Standing with Ukraine
because I disagree with stamping out any culture, for any reason
How fortunate are we, here in New York City? I spent Thursday at a luxury restaurant where the tasting menu featured mostly seafood from all over the world, sculpted into small bites and tiny froths by a Brazilian chef. (spoiler: there was chicken at the end, three ways, slathered in squid ink sauce that looked like chocolate)
Friday at a Broadway show, Hadestown, sifting the overt political messages (a wall, anyone?) from archetypal lessons in the original Greek myth (don’t look back, you should never look back) I heard at least four languages around me.
Then, the very next day, I attended a brand new play written and directed by Rasa Allen Kazlas and performed by the writer and her political scientist husband, Juozas Kazlas, with lovely musical accompaniment by Dr. Dalia Sakas on piano (this talented pianist is also the director of a music school for the blind!) The play was performed in a Catholic Church in Brooklyn.
The Lithuanian Consul General was in attendance with two honored guests. The entire program was in Lithuanian, and poignantly, it was about living an entire life in America in hyphenated culture. The whole piece centered around a creepy/beautiful and very familiar Lithuanian children’s song that celebrates the death of an owl at the hands of a starving family—the playwright cleverly focused on the overlooked phrase “all of the children dispersed,” adding movements she learned as a professional mime — it was a multicultural piece if ever there was one, necessitating at least two homelands to fully understand it.
And then, being a room full of Lithuanians who well know what happens when the enormity that is mother Russia decides she needs more space, we went back to the reception and took photos to post on social media with the hashtag #standwithUkraine - no fewer than four (and probably more!) of the audience members had impulsively stayed up all night making Ukrainian flags and flyers to share with other people. In case you don’t know, the blue is always on top on the Ukrainian flag: the flag is symbolic of blue sky over a field of golden wheat.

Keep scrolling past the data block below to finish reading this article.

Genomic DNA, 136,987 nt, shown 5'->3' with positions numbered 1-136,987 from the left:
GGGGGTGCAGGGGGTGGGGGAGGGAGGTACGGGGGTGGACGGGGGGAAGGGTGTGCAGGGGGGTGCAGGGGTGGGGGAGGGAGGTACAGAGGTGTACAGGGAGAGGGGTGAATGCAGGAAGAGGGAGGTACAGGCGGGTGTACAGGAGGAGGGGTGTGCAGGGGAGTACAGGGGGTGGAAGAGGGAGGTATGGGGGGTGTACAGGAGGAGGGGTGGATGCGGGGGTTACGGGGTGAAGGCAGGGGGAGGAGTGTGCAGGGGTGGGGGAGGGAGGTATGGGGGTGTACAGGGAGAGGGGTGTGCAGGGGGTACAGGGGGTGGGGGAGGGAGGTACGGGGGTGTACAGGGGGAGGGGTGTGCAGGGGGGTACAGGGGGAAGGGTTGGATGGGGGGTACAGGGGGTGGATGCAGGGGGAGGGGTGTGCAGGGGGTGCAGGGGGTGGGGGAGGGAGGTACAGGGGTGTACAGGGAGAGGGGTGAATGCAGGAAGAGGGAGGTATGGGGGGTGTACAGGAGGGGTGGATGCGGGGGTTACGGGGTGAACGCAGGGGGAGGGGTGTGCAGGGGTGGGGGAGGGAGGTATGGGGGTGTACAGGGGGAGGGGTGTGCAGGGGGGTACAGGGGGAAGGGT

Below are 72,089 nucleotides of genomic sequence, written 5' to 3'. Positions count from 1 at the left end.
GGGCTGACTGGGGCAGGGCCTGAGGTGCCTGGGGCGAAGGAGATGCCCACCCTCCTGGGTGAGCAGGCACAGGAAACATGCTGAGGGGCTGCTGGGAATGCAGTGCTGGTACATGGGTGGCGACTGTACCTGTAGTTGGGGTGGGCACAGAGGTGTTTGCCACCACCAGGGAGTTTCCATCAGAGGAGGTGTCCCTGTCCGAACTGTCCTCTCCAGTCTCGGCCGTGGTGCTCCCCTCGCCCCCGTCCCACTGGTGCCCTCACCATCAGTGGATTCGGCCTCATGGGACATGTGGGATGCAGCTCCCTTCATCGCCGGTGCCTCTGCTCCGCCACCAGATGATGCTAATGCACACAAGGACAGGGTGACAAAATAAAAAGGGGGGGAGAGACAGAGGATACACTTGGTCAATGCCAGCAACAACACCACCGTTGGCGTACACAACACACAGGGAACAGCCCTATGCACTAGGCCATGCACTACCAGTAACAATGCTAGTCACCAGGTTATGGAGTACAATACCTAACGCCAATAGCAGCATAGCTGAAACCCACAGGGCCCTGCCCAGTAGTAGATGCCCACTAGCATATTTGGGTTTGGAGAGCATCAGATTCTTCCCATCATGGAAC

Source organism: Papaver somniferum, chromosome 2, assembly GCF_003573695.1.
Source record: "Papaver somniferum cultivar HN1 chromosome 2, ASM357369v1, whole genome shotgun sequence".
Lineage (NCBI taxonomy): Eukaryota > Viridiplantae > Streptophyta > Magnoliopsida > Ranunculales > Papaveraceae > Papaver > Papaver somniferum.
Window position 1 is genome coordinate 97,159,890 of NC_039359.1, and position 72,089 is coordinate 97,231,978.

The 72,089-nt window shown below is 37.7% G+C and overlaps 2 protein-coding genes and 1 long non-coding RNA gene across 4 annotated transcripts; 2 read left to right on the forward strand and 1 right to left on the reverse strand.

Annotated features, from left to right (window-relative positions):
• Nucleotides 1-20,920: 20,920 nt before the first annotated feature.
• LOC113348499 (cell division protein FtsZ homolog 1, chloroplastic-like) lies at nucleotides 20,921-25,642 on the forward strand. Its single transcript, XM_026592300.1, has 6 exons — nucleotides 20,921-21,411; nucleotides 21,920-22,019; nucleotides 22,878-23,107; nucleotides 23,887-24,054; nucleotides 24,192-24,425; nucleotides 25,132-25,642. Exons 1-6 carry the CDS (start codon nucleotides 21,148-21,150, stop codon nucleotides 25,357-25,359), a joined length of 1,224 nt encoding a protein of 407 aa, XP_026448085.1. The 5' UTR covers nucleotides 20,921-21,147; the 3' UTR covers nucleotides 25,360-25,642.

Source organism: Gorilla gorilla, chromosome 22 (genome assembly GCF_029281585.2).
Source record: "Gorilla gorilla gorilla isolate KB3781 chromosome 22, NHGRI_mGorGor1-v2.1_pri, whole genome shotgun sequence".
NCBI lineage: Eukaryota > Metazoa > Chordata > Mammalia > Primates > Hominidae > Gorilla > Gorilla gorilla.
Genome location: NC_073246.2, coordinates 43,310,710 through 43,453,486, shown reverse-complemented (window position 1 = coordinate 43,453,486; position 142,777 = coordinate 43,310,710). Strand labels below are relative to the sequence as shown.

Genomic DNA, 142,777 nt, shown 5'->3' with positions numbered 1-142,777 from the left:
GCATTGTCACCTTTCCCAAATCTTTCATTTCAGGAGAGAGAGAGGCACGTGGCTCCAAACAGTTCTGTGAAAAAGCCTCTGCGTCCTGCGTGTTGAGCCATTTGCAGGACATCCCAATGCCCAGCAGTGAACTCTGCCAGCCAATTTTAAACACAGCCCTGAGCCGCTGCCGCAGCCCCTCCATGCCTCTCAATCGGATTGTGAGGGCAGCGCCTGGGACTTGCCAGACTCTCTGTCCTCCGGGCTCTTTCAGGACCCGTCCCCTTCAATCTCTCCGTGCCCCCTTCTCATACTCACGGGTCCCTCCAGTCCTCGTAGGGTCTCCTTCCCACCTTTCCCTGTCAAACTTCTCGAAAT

As I stood there, a demonstration of solidarity was being planned whereby the Brooklyn Lithuanians had offered to make a speech of gratitude at the Brooklyn Ukrainian church — Ukraine stood with Lithuania in the 1990s and now Lithuanians stand with them. (The amusing debate was whether speeches should happen during the mass or afterward; the ultimate decision being after, to be more respectful of the service.)
—Quiz: How many countries and languages did I see and experience in the last four days?
How lucky are we to live in a country where this sort of back to back multiculturalism is not only possible, but celebrated in our plays and musicals, and even in our food? My heart rages against the brutal situation in Ukraine. There is so much greatness to be found in cultural crossover — instead of hammering all the nails into one flat, unyielding surface, let’s enjoy their jagged unevenness. Is it hard to have many cultures all climbing each other for the same spotlight? Yes, of course it is. But here in American we have frequently managed to maneuver through these jagged spots: and when we do it properly it might even, ultimately, look like a dance.
The only thing I’ve written this week, to be honest, is a Medium article. It was early in the week, before Ukraine was invaded. It’s a funny little essay, but now isn’t the time. I’ll talk about it next week. Hopefully.